Interview with the Psychotherapist from VH1’s Celebrity Rehab with Dr. Drew

Sherry Gaba is best known from her role as the psychotherapist on VH1’s hit-show Celebrity Rehab with Dr. Drew. Having earned her Masters of Social Work from the University of Southern California and with over thirteen years of experience as a clinician, she recently authored The Law of Sobriety as a “guide to life.”

I asked Gaba for her take on addiction in America and her approach to addiction recovery. We also discussed Janice Dickinson’s full-blown panic attack that aired on Celebrity Rehab.

SL: How do you define addiction? How prevalent is addiction in America? What makes one prone to addiction?

SG: Addiction is when one’s life has become un-manageable and out of control due to their addiction. When one begins to have grave consequences from using such as losing one’s family, children, home, job, finances, health, relationships and any connection to one’s spirituality. Addiction in America as I see it is growing rapidly especially with teens, young adults, and women in their forties and fifties. Prescription Drugs addiction is on the rise and opiate addiction is what I see a lot in psychotherapy and recovery coaching practice, as well as on Celebrity Rehab. Women in the forties and other ages, as well, are also getting addicted to meth and pain medications more than I have ever seen. Because of the state of the economy, many people are using drugs and alcohol to self medicate. One is prone to an addiction if they have the genetic predisposition or have had multiple losses in life, in addition to early childhood trauma, neglect, or abandonment.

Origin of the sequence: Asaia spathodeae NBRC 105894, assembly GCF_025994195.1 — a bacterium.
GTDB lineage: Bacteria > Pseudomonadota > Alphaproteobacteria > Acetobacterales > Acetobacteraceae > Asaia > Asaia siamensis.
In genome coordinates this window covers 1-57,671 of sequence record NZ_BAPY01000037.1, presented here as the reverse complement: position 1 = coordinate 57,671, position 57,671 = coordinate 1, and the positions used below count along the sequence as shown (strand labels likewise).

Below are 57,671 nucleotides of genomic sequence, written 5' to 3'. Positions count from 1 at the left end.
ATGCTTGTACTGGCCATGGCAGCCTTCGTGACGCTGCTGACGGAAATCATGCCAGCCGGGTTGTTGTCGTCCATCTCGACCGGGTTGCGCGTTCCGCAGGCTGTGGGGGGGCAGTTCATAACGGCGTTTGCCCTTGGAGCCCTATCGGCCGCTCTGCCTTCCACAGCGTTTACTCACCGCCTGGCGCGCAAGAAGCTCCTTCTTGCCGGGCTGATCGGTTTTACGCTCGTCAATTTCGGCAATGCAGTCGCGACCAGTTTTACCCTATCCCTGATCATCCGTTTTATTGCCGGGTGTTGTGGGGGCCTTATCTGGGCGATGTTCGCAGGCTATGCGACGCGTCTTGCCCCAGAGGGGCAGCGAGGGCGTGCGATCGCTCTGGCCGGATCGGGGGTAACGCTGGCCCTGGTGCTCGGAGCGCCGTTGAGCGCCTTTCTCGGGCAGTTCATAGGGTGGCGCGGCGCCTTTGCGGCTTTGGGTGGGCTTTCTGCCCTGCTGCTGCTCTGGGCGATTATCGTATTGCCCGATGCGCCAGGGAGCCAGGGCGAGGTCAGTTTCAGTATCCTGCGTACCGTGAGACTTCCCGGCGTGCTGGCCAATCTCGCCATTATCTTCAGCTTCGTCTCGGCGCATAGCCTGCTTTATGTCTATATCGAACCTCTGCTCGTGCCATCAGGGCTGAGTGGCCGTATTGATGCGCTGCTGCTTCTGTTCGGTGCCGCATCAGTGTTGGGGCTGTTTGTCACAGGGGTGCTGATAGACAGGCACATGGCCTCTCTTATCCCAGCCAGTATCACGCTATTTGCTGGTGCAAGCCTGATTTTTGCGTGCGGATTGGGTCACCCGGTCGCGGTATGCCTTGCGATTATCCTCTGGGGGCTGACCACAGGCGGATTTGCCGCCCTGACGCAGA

SL: What options are available for addicts? How does psychiatric and psychological therapy interface in addiction recovery? Are there options beyond conventional 12-step programs?

SG: There is in patient treatment (rehab), outpatient treatment, individual psychotherapy, group psychotherapy, recovery coaching, 12 step programs such as AA and Alanon for families of those addicted. There are also psychiatrists that can help with med management and possibly helping patients get off opiates with alternative treatments such as suboxone. An issue I have with psychiatrists and other mental health providers that don’t understand addiction don’t ask the right questions to assess if there is an addiction. It is important to see someone who understands addiction such as an addictionologist when they seek psychiatric support and a therapist that knows addiction and perhaps, has been in recovery her or himself. Yes, there are options to the 12 step program; however, the 12 step program is the treatment of choice and the best way to start. However, I find many clients won’t go and I refuse to turn them away and that is why I wrote The Law of Sobriety which has seven action steps clients can use to work thru their addictions. It takes the Law of Attraction and applies it to addictions similar to the movie The Secret but uses the principles of the LOA to help someone recovery from their addictions. It also helps clients find their purpose and what gives their life meaning, which I believe is imperative to stay sober.

The Law of Sobriety is simply seven steps that an addict or alcoholic can go through to help them achieve sobriety and need not be in any order. They include finding one’s life purpose, living a life of value, living a life of authenticity, learning to live in appreciation, compassion, and forgiveness, living a life of right action, living with awareness and mindfulness, and learning to let go of resistance and attachments.